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Through the first person narrator, Edgar Allen Poe's The Tell-Tale Heart illustrates how man's imagination is capable of being so vivid that it profoundly affects people's lives.
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Through the first person narrator, Edgar Allen Poe's "The Tell-Tale Heart" illustrates how man's imagination is capable of being so vivid that it profoundly affects people's lives. The manifestation of the narrator's imagination unconsciously plants seeds in his mind, and those seeds grow into an unimaginable situation for which there is no room for reason and which culminates in murder. The fixation on the old mans vulture-like eye forces the narrator to concoct a plan to eliminate the old man. The narrator confesses the sole reason for killing the old man is his eye. "Whenever it fell upon me,...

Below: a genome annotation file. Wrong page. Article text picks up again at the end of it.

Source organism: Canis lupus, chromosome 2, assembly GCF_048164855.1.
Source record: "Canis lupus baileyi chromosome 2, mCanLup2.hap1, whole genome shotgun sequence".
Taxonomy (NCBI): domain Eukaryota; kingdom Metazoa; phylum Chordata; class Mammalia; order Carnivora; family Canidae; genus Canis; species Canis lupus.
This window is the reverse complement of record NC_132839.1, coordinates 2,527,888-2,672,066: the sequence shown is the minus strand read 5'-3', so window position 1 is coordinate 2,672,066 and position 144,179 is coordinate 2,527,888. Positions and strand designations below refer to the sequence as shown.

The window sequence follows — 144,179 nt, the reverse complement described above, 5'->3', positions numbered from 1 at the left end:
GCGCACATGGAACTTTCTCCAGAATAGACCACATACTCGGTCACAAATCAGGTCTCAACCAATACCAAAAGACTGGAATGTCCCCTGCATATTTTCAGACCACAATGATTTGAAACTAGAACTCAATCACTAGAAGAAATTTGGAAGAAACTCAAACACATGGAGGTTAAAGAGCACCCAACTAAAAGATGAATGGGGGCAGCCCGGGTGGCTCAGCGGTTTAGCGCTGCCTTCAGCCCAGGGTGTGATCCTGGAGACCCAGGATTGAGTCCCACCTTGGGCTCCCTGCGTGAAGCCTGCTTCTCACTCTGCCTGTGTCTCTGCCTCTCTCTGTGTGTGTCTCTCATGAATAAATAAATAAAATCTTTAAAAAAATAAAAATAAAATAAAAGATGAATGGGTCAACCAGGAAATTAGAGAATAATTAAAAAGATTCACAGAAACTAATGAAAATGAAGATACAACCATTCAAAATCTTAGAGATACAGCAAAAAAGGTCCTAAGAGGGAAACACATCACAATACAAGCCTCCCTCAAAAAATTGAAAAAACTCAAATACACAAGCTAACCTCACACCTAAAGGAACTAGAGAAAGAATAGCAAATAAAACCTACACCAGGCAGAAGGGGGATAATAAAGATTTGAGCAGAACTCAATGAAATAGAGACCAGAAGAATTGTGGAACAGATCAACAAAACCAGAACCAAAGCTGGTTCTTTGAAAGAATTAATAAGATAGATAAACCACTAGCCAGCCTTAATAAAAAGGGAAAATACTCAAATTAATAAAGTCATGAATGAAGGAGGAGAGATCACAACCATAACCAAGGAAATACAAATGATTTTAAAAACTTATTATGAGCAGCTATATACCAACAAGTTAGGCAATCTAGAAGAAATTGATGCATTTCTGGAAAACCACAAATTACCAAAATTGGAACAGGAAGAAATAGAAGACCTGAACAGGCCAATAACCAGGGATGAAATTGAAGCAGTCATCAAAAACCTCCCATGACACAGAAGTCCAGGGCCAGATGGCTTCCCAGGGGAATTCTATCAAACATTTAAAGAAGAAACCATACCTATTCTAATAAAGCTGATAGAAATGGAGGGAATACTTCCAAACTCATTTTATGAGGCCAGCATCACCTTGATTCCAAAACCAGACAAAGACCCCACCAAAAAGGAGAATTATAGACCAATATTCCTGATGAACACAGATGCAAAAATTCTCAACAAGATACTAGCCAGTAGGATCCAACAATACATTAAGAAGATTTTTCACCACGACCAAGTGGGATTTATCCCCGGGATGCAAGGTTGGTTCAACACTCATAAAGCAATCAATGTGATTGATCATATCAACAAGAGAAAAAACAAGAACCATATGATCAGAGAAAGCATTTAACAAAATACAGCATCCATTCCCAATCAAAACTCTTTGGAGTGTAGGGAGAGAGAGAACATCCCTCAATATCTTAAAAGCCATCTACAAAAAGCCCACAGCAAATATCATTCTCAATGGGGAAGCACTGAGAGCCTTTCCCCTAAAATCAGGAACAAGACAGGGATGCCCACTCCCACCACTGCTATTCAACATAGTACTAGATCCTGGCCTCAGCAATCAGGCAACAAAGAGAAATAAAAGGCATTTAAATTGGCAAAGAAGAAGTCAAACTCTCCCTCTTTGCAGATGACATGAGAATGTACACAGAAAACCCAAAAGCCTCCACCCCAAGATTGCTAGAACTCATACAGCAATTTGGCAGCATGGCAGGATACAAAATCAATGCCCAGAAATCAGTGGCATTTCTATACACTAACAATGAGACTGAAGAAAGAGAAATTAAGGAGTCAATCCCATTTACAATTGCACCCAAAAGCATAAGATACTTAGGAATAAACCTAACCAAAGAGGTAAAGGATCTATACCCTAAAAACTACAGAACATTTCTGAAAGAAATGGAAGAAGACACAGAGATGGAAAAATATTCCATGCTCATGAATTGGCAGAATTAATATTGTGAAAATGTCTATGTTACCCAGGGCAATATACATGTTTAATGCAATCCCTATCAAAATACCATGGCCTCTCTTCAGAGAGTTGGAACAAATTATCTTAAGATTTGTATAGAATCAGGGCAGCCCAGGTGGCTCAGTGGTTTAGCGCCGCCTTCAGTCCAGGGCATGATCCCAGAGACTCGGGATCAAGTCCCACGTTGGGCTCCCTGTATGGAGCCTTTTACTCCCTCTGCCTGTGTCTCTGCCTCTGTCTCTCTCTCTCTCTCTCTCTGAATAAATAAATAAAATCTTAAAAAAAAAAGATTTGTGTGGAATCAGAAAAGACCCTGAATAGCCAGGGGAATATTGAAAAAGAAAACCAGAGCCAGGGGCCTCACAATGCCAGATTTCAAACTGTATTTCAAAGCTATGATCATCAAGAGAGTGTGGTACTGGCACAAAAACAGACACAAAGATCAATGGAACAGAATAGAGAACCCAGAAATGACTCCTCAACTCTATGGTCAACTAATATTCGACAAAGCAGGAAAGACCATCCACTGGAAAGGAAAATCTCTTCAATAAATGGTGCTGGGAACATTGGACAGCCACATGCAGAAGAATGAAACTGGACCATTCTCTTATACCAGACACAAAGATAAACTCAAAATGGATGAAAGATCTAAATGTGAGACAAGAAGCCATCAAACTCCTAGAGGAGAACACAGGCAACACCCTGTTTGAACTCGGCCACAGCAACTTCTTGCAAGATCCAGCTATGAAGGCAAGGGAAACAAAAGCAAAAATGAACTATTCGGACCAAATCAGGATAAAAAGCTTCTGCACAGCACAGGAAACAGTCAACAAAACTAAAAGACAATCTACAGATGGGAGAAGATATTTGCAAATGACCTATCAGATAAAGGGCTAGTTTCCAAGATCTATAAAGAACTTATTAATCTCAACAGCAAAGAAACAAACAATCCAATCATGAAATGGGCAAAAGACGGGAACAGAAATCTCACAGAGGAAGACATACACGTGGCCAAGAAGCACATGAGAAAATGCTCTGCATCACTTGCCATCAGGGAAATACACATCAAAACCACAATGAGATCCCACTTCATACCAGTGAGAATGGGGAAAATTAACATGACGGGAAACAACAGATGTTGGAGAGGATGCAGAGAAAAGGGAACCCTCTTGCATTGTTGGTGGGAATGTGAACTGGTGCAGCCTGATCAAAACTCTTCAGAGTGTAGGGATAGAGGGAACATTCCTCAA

and becomes more overwhelming than the first. In playing mind games with himself ?óÔé¼ÔÇ£ seeing how far he can push himself to triumph over his own insanity ?óÔé¼ÔÇ£ the narrator slips further into a fantasy world. His overwhelming confidence in killing the man ultimately turns into overriding guilt even as he justifies in his mind the savage killing, chopping up of the body, and placing it under the floorboards. The narrator's imagination creates his need and plan to destroy the eye, but it creates the need to save himself from the heartbeat that drives him over the edge.

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